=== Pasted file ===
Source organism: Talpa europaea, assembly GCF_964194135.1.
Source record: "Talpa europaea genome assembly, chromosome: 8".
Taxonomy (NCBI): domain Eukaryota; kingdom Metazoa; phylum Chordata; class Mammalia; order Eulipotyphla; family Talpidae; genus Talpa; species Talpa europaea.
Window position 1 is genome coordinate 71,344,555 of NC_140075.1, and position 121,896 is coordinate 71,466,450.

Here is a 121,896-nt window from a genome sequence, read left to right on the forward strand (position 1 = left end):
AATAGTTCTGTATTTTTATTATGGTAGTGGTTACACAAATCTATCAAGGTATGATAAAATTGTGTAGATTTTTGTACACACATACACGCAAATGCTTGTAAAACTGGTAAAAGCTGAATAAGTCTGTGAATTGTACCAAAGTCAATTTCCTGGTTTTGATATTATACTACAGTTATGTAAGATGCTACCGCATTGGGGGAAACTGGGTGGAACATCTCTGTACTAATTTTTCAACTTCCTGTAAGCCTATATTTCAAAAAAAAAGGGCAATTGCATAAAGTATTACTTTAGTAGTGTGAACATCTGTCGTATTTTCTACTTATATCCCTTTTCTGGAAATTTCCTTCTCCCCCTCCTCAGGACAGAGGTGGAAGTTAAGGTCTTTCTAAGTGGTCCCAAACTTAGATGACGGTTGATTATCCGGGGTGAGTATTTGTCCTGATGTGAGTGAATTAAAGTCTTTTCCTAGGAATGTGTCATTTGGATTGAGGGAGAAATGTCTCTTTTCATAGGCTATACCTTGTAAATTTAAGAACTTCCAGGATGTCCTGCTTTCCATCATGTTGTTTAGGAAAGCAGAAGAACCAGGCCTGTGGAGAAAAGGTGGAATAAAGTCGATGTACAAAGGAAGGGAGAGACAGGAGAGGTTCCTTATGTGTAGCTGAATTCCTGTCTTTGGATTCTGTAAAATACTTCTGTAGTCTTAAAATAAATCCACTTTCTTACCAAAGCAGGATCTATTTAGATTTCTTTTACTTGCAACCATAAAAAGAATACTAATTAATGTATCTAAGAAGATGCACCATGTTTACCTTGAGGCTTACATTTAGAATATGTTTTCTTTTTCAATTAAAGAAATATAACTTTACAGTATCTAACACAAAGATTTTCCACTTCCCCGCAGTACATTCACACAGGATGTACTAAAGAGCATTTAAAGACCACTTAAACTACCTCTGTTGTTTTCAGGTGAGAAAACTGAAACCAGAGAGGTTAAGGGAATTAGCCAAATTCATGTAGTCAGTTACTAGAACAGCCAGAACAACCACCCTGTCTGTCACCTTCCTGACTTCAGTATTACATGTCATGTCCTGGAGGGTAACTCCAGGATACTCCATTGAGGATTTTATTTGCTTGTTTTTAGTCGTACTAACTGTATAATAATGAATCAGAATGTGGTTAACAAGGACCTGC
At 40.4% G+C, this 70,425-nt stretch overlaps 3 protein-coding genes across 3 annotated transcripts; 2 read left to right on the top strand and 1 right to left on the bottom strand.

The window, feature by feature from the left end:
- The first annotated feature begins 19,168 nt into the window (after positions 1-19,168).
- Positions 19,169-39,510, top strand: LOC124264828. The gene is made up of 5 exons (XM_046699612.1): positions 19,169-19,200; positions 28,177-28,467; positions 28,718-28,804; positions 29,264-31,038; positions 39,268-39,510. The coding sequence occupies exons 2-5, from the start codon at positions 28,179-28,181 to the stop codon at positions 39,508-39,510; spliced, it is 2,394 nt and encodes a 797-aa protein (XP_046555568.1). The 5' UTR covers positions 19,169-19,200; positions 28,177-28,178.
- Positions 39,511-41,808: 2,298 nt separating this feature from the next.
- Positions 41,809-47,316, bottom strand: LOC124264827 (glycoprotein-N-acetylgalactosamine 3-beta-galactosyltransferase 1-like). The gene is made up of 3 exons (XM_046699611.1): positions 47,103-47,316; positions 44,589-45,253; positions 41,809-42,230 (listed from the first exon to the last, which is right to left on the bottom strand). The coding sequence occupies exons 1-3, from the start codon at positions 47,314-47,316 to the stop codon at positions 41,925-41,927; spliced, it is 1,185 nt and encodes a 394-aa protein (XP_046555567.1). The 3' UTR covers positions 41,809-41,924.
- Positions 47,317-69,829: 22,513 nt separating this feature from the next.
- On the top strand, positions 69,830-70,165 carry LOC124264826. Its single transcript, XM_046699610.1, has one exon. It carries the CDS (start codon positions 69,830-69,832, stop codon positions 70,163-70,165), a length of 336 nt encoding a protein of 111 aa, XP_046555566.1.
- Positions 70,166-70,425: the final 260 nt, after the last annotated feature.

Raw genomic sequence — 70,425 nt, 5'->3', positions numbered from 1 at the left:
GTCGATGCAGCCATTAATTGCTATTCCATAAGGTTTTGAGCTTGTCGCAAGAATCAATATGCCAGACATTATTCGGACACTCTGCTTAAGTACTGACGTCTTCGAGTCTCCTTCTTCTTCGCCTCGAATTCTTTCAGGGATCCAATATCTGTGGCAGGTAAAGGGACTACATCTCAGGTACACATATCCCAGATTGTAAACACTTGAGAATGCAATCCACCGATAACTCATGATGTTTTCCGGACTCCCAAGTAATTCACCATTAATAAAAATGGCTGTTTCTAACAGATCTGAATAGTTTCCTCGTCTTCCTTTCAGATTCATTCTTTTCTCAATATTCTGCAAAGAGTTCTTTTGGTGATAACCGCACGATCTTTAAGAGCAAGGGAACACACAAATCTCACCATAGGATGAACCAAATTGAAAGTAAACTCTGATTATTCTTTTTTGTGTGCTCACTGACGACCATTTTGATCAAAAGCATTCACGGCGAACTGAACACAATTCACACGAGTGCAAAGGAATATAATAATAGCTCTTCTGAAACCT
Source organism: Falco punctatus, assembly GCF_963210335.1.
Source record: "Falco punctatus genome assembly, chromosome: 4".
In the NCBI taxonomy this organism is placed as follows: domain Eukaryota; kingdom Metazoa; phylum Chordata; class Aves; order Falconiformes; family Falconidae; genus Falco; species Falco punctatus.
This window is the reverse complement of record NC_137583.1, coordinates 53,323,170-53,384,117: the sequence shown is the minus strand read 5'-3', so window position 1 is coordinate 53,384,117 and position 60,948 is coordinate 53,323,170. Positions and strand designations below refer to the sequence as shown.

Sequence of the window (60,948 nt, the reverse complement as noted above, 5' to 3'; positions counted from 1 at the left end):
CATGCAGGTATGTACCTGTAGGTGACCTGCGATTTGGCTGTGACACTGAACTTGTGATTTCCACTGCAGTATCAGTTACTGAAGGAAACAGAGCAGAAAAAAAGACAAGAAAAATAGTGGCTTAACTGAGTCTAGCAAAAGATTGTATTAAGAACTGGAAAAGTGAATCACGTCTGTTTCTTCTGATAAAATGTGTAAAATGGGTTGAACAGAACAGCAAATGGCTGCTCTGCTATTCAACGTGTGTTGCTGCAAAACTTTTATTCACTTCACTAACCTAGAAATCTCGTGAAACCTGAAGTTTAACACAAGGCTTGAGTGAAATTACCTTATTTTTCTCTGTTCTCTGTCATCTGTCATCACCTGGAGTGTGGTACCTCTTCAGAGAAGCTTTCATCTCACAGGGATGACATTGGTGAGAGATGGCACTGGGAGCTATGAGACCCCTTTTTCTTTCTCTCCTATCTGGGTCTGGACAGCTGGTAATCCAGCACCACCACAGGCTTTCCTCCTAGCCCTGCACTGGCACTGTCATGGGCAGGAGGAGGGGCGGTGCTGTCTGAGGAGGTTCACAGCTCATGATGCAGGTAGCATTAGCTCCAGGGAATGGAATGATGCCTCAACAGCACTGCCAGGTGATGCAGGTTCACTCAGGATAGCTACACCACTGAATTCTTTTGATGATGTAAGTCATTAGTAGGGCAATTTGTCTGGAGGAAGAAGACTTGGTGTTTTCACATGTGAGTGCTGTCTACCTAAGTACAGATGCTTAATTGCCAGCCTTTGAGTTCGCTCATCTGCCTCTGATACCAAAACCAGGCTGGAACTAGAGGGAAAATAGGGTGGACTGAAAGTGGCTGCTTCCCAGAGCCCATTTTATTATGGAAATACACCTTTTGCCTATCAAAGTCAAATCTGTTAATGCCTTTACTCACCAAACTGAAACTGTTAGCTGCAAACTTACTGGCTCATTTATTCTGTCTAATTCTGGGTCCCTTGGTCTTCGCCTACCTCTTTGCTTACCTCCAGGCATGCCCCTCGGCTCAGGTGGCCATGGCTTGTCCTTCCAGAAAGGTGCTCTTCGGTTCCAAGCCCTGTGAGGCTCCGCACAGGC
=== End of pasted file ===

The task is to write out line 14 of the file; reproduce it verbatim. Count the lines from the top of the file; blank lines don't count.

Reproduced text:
- On the top strand, positions 69,830-70,165 carry LOC124264826. Its single transcript, XM_046699610.1, has one exon. It carries the CDS (start codon positions 69,830-69,832, stop codon positions 70,163-70,165), a length of 336 nt encoding a protein of 111 aa, XP_046555566.1.